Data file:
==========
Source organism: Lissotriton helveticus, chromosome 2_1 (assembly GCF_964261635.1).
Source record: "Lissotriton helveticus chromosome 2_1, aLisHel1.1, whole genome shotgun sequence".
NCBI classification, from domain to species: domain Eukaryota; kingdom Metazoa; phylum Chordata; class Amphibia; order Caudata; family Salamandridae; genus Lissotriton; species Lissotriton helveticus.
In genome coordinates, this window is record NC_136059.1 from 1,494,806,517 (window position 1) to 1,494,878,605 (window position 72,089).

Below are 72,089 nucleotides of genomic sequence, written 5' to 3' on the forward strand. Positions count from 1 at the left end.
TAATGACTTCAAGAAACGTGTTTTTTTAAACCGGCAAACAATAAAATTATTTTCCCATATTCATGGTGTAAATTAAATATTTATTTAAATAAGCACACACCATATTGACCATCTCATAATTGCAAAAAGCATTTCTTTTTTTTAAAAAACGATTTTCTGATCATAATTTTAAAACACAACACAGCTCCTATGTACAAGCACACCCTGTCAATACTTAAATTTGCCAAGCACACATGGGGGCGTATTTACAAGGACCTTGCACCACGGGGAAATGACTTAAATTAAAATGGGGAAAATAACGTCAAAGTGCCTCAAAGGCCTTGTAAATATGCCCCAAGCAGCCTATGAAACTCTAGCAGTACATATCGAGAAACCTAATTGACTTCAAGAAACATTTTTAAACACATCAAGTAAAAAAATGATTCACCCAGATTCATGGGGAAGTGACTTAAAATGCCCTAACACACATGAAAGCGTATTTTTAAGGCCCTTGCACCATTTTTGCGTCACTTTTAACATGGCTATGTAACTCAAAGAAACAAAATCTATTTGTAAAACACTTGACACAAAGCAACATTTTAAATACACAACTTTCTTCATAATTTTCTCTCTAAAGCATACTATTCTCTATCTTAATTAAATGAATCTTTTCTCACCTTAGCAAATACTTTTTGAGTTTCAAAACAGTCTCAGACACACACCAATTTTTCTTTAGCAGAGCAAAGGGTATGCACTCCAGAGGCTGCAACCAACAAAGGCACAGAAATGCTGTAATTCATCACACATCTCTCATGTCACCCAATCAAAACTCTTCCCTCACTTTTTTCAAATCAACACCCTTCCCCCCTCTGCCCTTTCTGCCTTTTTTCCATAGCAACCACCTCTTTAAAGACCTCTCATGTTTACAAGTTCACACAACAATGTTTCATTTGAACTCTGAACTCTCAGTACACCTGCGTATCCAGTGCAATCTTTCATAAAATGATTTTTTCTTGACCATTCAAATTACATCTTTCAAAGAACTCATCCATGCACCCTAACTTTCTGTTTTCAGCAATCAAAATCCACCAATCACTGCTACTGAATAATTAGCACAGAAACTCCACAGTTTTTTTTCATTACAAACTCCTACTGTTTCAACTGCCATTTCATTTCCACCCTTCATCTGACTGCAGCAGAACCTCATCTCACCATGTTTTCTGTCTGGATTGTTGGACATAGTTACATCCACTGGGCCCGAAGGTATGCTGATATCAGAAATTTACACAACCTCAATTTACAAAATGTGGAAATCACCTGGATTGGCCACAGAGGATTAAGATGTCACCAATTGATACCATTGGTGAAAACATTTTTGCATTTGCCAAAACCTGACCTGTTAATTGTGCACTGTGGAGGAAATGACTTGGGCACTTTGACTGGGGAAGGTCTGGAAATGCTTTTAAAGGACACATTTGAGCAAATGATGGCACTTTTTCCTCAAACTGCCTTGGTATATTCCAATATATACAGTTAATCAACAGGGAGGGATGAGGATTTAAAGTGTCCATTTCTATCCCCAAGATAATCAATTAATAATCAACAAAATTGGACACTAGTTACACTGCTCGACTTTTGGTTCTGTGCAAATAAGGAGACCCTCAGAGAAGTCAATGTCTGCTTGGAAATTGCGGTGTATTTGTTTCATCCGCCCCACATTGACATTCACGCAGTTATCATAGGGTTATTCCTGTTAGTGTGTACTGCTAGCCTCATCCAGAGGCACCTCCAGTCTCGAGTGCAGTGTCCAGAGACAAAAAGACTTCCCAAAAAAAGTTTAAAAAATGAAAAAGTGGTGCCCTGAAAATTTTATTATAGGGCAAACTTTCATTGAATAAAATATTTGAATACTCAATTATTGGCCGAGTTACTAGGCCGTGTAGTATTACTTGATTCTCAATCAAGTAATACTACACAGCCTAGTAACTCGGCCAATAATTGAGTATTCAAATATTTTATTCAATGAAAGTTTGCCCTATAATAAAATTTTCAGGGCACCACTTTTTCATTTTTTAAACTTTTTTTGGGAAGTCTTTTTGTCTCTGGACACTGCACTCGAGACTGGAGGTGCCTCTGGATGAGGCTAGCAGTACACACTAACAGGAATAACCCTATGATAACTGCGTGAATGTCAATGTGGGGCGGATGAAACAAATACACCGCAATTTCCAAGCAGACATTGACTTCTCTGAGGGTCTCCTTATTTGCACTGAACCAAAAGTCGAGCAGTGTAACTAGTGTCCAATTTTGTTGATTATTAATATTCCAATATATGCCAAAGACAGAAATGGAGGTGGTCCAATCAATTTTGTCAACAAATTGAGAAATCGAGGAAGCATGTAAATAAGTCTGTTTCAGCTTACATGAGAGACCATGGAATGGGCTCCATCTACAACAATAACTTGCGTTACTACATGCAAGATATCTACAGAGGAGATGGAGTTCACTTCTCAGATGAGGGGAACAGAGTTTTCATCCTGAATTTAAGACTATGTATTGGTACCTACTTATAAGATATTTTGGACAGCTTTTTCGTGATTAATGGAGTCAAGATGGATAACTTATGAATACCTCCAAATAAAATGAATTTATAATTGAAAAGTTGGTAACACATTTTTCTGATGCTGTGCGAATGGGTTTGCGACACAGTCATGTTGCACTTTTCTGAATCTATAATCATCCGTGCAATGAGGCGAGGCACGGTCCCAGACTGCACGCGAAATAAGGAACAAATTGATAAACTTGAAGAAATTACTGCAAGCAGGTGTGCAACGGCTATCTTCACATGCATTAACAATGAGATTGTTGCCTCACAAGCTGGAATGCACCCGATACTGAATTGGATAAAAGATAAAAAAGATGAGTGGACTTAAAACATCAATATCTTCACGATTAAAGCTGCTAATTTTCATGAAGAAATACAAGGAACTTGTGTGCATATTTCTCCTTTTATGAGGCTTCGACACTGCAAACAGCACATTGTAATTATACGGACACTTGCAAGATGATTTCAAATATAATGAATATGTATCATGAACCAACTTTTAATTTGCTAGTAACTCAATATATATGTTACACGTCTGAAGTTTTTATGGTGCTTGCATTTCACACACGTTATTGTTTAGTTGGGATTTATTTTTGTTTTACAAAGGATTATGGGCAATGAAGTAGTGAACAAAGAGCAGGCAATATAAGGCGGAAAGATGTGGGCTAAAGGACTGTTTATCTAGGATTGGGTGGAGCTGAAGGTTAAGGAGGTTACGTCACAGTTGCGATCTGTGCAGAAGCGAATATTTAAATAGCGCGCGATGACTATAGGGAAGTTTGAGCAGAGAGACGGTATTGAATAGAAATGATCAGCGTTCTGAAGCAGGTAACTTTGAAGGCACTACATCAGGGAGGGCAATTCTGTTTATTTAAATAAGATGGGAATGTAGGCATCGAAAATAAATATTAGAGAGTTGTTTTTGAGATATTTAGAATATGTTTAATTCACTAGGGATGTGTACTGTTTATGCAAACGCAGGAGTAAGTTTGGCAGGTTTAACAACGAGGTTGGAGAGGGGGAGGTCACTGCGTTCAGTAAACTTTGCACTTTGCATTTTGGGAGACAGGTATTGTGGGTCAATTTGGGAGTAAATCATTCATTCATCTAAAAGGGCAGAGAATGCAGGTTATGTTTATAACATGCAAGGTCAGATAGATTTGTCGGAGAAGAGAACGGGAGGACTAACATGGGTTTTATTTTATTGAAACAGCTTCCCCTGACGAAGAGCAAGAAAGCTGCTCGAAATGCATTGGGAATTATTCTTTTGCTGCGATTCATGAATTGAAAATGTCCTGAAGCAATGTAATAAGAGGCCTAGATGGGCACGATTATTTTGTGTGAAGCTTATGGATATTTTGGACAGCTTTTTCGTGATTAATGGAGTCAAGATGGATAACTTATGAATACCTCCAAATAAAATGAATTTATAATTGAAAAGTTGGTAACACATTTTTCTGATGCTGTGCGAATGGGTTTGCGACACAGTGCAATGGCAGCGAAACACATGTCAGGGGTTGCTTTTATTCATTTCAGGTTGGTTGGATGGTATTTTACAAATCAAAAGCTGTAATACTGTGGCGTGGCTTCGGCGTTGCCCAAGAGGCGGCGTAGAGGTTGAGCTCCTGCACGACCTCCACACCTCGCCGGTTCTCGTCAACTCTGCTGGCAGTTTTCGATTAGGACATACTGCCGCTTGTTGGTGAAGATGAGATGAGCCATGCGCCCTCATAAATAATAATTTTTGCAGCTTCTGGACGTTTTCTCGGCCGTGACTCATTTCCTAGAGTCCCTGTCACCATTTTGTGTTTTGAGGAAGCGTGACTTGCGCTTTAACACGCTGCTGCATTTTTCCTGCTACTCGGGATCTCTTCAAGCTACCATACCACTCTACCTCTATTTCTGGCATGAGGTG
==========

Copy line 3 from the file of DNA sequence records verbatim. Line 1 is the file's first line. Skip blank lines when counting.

NCBI classification, from domain to species: domain Eukaryota; kingdom Metazoa; phylum Chordata; class Amphibia; order Caudata; family Salamandridae; genus Lissotriton; species Lissotriton helveticus.